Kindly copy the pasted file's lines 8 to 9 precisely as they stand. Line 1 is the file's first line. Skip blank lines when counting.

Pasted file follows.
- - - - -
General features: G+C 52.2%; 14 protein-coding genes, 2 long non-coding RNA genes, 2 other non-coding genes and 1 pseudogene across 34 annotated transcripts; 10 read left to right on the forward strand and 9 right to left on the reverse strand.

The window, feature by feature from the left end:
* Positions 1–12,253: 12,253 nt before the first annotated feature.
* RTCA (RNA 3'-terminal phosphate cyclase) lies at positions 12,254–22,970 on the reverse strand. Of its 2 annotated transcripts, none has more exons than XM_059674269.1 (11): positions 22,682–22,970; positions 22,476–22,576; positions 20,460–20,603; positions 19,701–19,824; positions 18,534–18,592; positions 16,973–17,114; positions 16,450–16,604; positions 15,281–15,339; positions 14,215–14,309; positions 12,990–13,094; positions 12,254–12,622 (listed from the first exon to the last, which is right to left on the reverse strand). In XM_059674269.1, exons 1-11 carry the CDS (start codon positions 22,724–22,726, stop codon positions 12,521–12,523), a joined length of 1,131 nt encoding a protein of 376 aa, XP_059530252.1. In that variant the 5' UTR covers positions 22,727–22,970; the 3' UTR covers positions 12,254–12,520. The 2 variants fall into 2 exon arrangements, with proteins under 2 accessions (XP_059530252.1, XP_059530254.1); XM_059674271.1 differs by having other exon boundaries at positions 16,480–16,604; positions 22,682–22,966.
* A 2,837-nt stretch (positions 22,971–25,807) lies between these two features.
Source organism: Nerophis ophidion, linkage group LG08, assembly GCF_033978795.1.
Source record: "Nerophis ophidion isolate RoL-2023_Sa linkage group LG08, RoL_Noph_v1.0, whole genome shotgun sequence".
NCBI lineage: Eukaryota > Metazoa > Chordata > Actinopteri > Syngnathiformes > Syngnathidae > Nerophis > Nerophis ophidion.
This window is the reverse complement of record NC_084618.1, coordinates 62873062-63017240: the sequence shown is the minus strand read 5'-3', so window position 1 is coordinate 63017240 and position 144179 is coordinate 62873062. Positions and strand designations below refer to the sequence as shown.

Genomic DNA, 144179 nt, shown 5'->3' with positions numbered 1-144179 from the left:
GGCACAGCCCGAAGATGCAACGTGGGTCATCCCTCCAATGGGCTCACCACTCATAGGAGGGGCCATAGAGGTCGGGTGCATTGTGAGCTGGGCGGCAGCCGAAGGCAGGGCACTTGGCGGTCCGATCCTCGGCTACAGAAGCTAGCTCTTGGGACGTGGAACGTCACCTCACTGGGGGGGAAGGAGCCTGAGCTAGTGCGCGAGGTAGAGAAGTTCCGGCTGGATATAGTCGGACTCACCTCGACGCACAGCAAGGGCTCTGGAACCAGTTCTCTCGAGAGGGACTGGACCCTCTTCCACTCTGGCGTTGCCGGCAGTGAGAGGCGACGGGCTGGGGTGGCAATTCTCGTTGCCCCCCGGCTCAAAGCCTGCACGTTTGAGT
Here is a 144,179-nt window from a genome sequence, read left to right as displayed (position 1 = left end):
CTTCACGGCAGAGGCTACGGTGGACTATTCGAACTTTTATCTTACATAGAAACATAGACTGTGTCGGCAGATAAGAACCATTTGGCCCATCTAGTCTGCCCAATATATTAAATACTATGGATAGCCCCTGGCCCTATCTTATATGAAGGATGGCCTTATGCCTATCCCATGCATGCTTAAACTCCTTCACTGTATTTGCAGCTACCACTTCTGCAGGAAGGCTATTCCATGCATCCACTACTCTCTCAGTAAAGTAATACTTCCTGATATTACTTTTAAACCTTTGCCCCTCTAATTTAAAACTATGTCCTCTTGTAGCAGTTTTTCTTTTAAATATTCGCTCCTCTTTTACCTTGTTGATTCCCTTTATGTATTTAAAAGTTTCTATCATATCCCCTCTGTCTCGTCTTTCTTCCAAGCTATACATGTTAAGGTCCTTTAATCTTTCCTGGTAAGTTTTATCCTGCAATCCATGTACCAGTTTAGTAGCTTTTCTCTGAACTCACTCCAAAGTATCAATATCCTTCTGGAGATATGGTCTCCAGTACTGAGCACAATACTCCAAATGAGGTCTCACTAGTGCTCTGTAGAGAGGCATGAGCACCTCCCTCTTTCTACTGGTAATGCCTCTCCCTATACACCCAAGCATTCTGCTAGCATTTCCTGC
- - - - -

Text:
NCBI lineage: Eukaryota > Metazoa > Chordata > Actinopteri > Syngnathiformes > Syngnathidae > Nerophis > Nerophis ophidion.
This window is the reverse complement of record NC_084618.1, coordinates 62873062-63017240: the sequence shown is the minus strand read 5'-3', so window position 1 is coordinate 63017240 and position 144179 is coordinate 62873062. Positions and strand designations below refer to the sequence as shown.